Gordon: Compact cities are archaic forms, and they are not coming back. When you study the economics of location, all the textbook models say a firm wants to locate near the urban core or other advantageous sites, and workers must make their living arrangements so that they are close to their jobs. That may be the way it was once upon a time.
But all these firms have become much more footloose. And they go where the workers want to live. The orientation has flip-flopped. Even manufacturing businesses are no longer locked into specific sites, so they have more locational choices. They want to go where the labor force wants to go. The workers and their families want to live where the land is cheap and the air is clean and the schools are good and there are high amenities and so forth. There's a lot more spatial flexibility than ever before, and the consequences are pretty benign.
People don't have to live near work. They can be near good schools if they want to be without paying the price in longer- duration commutes. If you make travel less expensive, there will be more travel.
Reason: You've shown that the average-duration commute has stayed the same over the past 15 years or so. Why does everyone believe that traffic congestion is getting worse?
Gordon: What's interesting is how little congestion there is. If you take a resident of any large foreign city like Tokyo and transplant him or her to Los Angeles, they think they've died and gone to heaven, because the commutes are less than half, on average, here than they are there. Something like 10 percent of the people nationwide commute more than 40 minutes one way. There is a lot of self-correction going on. For 1995, the average automobile commute in L.A. was 23.5 minutes one way.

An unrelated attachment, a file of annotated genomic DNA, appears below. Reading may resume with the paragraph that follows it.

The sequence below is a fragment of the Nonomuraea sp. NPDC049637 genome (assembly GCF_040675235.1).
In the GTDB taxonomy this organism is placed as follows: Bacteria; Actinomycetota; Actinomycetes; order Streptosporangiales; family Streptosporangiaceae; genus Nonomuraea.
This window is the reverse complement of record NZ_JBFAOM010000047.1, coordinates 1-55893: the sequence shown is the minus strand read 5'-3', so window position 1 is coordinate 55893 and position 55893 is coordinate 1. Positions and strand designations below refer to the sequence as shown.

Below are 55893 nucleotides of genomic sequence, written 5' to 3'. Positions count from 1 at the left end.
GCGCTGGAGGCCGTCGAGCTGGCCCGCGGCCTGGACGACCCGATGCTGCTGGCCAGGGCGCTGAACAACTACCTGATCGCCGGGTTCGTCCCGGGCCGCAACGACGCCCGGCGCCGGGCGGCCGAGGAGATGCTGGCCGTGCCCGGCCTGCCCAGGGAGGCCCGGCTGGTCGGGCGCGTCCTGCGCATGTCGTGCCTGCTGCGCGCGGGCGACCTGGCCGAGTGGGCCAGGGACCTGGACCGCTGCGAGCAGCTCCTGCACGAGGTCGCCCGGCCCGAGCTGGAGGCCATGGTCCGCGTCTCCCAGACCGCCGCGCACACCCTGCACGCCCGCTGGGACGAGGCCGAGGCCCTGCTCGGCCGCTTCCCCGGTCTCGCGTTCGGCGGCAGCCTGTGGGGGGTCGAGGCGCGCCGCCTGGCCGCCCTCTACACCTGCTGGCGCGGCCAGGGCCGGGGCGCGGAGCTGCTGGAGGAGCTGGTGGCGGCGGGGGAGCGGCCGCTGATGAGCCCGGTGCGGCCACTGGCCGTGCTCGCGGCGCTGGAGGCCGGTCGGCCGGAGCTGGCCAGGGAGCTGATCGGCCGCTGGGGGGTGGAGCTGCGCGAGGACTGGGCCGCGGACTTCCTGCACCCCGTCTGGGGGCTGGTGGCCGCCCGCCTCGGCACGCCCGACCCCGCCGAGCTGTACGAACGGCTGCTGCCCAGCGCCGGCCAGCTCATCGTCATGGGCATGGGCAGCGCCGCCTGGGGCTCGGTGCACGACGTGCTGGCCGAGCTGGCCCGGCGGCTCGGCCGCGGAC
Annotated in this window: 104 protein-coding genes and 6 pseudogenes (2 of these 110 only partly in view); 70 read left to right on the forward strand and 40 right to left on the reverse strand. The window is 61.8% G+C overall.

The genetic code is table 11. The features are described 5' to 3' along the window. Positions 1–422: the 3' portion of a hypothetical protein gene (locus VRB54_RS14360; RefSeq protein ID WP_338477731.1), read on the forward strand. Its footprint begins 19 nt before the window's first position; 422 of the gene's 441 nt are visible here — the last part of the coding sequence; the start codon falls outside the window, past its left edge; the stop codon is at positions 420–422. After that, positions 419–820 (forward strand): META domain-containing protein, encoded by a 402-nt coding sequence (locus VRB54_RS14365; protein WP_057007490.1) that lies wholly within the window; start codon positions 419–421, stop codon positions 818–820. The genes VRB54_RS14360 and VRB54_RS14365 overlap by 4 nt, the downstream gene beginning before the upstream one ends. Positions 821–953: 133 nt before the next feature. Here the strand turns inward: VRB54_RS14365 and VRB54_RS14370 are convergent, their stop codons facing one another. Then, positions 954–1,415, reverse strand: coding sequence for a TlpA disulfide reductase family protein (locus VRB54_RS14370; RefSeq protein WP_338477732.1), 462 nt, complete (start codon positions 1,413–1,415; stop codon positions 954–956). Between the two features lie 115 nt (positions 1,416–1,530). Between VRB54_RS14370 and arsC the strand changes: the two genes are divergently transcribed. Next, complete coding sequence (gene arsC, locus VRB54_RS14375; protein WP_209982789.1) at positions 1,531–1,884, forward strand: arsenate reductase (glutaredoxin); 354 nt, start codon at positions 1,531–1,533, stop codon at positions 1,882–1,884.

People are part of a spontaneous order. I think it's not only pessimistic but even ignorant to believe that people are going to sit tight while their lives go to hell. That's never happened. Even where the commuting distances have increased, the trip durations have not, which means commuting speeds are up. It is the opposite of impending gridlock, and it means people can have their cake and eat it, too.
Reason: So why don't people in Tokyo correct in the same way Angelenos do?
Gordon: Many Japanese choose long train commutes because they have a much smaller scope of trade-offs available. Automobile travel is much more expensive [in Japan]. Land doesn't change hands as frequently. There are all kinds of things standing in the way of the fluidity that we're used to.
Reason: You're a critic of the New Urbanism, which is the hot thing in the planning profession. Here's how Alan Ehrenhalt describes the principles of New Urbanism in Governing magazine: "The automobile, and four decades of building homes, streets and suburbs for the automobile's convenience, were draining American places of the community and intimacy that human beings naturally desire." The New Urbanists claim that people want neighborhoods with tree-lined streets, and parks and shops all within walking distance of homes. What's wrong with that?